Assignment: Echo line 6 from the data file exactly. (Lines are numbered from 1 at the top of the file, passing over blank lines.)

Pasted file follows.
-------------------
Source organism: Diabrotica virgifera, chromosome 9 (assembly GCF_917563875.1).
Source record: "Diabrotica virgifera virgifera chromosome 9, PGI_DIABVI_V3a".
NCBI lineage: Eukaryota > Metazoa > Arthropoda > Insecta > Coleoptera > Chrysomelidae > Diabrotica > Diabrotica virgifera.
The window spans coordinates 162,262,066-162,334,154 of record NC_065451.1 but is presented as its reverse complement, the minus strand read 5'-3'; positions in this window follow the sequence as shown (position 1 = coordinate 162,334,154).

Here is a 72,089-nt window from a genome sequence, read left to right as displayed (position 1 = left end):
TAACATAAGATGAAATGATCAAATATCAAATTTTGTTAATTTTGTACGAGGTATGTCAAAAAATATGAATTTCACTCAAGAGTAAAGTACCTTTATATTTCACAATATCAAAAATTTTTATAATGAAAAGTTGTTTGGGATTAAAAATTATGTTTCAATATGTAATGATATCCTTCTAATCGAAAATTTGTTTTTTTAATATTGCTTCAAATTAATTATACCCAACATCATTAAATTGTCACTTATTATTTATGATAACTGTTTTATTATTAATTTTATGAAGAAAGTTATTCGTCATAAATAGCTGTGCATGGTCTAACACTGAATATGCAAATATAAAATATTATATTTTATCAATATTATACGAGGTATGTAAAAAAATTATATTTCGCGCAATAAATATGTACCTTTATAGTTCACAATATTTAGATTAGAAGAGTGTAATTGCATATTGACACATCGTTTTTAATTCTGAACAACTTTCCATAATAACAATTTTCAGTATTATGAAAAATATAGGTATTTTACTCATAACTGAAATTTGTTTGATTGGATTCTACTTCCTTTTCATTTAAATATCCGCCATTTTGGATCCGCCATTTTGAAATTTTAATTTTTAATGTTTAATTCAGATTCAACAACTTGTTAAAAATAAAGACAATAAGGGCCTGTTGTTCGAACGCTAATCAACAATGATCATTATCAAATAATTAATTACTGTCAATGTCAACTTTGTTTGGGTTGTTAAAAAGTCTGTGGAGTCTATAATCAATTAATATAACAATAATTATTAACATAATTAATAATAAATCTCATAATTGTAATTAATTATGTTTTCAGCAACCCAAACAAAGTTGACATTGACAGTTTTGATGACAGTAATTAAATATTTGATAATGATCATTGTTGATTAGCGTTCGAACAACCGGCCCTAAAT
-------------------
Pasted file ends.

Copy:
TAACATAAGATGAAATGATCAAATATCAAATTTTGTTAATTTTGTACGAGGTATGTCAAAAAATATGAATTTCACTCAAGAGTAAAGTACCTTTATATTTCACAATATCAAAAATTTTTATAATGAAAAGTTGTTTGGGATTAAAAATTATGTTTCAATATGTAATGATATCCTTCTAATCGAAAATTTGTTTTTTTAATATTGCTTCAAATTAATTATACCCAACATCATTAAATTGTCACTTATTATTTATGATAACTGTTTTATTATTAATTTTATGAAGAAAGTTATTCGTCATAAATAGCTGTGCATGGTCTAACACTGAATATGCAAATATAAAATATTATATTTTATCAATATTATACGAGGTATGTAAAAAAATTATATTTCGCGCAATAAATATGTACCTTTATAGTTCACAATATTTAGATTAGAAGAGTGTAATTGCATATTGACACATCGTTTTTAATTCTGAACAACTTTCCATAATAACAATTTTCAGTATTATGAAAAATATAGGTATTTTACTCATAACTGAAATTTGTTTGATTGGATTCTACTTCCTTTTCATTTAAATATCCGCCATTTTGGATCCGCCATTTTGAAATTTTAATTTTTAATGTTTAATTCAGATTCAACAACTTGTTAAAAATAAAGACAATAAGGGCCTGTTGTTCGAACGCTAATCAACAATGATCATTATCAAATAATTAATTACTGTCAATGTCAACTTTGTTTGGGTTGTTAAAAAGTCTGTGGAGTCTATAATCAATTAATATAACAATAATTATTAACATAATTAATAATAAATCTCATAATTGTAATTAATTATGTTTTCAGCAACCCAAACAAAGTTGACATTGACAGTTTTGATGACAGTAATTAAATATTTGATAATGATCATTGTTGATTAGCGTTCGAACAACCGGCCCTAAAT